Each man kills the thing he loves. Controlled mezzo forte until the big chord, then the bizarre appearance of the Beloved in the midst of militant dissonances. Bassoon and plucked strings lead us into temptation, Eschenbach the military bandmaster–he takes the repeat–a rarity. The galloping stride anticipates much of the Ride to the Abyss in The Damnation of Faust. The fugato is shot on the camera’s side, quick-cutting to Eschenach’s fevered face. Quite likely, he has become Berlioz’ tormented spirit. Head lopped off, the pizzicati bounce it down to the receiving basket. The crowd roars. The point of a bow ushers in the Witches’ Sabbath. Macbeth and Hamlet were among Berlioz favorite Shakespeare, Henrietta Smithson notwithstanding. Great tympani shot sideways back to Eschenbach, then the wicked parody of the Beloved and the trumpet fanfare. Camerawork is as hysterical as the music. Church bells (as Berlioz indicated) announce the death of Berlioz’ soul. Another massive fugue, shot through the tympani to the strings. Musically pointed and great fun, this enchanted reading of Berlioz’ sensational “First Symphony” will do for quite some time.

Big eyes and large gestures for the opening of the Harold in Italie Symphony (15 February 2001) with Tabea Zimmermann. Crescendo with horns and harp, and Ms. Zimmermann’s silken viola is at hand. In the style of a Scottish ballad, she sets the tone, a fairy tale epic on melancholy and dreamy Byronic themes. Zimmermann and Eschenbach create a highland romance before us. The last movement of Beethoven’s First Symphony makes its staggered presence known. Singing and dancing together, Zimmermann and Eschenbach glide through the mountains within the same camera frame. Nice recap shot of harp, Zimmermann, Eschenbach, and the host of active strings, all spewing passionate energy.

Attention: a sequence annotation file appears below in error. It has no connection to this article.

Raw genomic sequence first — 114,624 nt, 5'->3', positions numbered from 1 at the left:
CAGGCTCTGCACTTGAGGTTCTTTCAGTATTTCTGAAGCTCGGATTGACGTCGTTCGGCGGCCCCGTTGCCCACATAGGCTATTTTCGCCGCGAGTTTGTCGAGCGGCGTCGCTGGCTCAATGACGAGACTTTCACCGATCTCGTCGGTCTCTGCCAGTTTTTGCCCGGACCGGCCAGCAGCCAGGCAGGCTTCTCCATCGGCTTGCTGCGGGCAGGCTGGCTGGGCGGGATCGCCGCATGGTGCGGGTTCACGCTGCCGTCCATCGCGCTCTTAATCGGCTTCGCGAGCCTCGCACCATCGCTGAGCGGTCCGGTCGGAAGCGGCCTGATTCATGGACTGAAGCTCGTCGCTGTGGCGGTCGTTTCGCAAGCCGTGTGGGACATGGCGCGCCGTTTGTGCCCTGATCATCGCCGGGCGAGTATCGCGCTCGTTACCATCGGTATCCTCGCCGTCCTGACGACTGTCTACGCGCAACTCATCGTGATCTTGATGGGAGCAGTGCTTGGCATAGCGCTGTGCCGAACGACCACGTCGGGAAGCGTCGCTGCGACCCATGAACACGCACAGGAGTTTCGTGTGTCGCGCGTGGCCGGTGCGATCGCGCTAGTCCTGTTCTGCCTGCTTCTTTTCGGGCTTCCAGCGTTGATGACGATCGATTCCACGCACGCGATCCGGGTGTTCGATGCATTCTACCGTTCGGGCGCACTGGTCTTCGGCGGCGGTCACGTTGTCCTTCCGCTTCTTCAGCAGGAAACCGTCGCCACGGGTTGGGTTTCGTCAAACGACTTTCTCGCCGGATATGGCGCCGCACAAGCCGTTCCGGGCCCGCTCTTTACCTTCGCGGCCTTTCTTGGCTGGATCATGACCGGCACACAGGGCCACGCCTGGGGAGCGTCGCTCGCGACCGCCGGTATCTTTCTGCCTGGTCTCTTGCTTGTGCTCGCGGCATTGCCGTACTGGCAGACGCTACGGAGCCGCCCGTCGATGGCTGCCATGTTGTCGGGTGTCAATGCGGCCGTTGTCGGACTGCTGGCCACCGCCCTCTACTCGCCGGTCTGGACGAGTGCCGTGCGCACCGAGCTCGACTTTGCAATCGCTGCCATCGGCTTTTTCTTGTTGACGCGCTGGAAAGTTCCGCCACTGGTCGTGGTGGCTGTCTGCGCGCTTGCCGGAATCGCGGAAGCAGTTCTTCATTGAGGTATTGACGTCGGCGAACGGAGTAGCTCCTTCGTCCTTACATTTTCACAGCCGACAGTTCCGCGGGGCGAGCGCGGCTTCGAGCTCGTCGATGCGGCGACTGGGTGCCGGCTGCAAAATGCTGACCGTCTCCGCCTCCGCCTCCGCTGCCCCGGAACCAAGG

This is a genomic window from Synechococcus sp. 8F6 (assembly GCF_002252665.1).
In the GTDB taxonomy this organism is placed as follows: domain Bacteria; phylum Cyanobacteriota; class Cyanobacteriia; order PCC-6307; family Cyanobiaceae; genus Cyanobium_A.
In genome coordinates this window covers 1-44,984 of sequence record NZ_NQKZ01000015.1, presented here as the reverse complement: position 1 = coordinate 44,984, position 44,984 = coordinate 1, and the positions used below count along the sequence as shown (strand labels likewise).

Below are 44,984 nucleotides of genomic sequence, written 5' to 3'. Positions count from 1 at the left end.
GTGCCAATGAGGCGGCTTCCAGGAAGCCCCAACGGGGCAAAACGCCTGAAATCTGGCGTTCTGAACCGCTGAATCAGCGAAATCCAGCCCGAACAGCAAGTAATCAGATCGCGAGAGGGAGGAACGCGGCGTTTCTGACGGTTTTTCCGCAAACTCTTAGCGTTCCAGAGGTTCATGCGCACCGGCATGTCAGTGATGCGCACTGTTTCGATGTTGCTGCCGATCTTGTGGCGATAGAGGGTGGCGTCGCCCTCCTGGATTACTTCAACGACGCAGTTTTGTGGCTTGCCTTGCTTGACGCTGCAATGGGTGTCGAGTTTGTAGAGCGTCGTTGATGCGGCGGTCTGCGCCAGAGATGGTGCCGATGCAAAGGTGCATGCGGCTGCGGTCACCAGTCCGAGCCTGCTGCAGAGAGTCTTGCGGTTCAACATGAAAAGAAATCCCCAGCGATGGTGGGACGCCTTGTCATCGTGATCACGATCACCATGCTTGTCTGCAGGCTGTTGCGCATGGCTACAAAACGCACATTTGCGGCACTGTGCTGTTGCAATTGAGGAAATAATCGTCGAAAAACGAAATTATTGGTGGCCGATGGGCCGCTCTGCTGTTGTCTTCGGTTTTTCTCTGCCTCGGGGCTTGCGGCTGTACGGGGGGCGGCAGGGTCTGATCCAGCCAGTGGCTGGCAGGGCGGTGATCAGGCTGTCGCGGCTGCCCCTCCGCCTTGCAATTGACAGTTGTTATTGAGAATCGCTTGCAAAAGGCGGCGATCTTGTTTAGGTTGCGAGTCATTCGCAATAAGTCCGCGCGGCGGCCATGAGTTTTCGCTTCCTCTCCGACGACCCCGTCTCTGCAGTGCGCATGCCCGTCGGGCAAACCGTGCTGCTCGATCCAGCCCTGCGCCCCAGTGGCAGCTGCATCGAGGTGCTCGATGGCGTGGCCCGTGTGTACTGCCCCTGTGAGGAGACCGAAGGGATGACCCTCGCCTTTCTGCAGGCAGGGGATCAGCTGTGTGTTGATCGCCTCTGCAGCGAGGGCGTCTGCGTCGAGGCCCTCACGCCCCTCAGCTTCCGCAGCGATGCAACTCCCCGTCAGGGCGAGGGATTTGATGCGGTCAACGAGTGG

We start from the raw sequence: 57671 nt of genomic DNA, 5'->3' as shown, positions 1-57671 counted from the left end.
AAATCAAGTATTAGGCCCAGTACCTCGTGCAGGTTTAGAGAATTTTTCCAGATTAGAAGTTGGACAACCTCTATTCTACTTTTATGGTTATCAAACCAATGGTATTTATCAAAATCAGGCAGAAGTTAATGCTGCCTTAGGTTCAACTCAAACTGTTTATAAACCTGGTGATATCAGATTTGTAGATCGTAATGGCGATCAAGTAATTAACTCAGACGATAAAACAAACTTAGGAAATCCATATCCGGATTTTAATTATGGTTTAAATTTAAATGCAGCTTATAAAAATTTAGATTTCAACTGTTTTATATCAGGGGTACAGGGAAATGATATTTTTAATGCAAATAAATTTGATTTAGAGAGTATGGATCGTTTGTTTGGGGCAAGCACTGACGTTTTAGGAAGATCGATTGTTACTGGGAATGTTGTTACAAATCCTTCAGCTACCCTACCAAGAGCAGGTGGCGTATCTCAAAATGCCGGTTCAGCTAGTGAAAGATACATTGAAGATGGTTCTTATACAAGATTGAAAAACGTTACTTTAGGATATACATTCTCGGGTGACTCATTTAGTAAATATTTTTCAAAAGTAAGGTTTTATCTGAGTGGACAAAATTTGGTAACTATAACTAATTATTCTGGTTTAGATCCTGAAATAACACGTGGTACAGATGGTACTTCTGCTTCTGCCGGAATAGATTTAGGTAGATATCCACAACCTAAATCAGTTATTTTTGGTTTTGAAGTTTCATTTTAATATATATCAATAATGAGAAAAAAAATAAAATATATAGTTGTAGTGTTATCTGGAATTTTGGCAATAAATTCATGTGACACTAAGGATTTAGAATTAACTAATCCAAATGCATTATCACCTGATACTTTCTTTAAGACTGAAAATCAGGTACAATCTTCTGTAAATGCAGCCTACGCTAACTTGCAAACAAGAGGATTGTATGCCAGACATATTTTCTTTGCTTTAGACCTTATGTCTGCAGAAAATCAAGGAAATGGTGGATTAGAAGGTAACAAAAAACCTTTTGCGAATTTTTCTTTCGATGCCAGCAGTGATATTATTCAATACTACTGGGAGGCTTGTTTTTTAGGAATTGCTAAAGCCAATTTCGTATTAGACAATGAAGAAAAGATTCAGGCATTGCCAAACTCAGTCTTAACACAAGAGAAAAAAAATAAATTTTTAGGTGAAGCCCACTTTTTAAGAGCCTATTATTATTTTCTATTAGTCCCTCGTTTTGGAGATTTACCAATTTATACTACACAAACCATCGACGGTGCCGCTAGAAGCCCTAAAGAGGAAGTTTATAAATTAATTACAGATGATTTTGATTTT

The Evening Prayer of Traveling Pilgrims has a tempo just between Beecham’s pesant march and Koussevitzky’s hurried andante. Zimmermann takes the long line, and Eschenbach breezes along with lyrical strides. The balanced phrases keep Zimmermann in thrall, then she adds her own variant to the mix, a chant soon punctuated by low horns. The pulse continues through Zimmermann’s bariolage and harmonics. The music becomes a plaintive whisper, then a muted clarion, then only the pedal point from the viola over muted strings.

From spiritual to sensual life, we gather for the Mountain Serenade, a love song without guile or guilt. Even the piccolo player smiles. Oboe, clarinet, and viola intertwine in caressing harmony, with French horn to indicate Nature’s response. Zimmermann and Eschenbach are in full tilt, right up to the ternary A section. The florid melody even had me whistling along with the sheer outdoor abandon of the performance. Lovely flute accompaniment had the nearby clarinet smiling at him. After the opening chord of the Orgy of the Brigands, the Harold theme juxtaposes against fragments of the preceding movements, so Paganini’s request for a viola solo is answered with shades of Beethoven’s Ninth. A lovers’ dialogue between Eschenbach and Zimmermann with flute for the first movement reverie, with its bits from Rob Roy. The viola can take a well-earned rest for the explosive orgy, a bacchanalia that leads us musically to Tchaikovsky. Kitchen-sink music, all the effects. Right out of the Montagues and Capulets, the viola returns to sing its chant of peace. The concertante episode concluded, the battery and strings hurl themselves into a pantheistic oblivion, trumpets blazing, with Scotland, Spain, and France all rolled into one ball, with world enough and time.

— Gary Lemco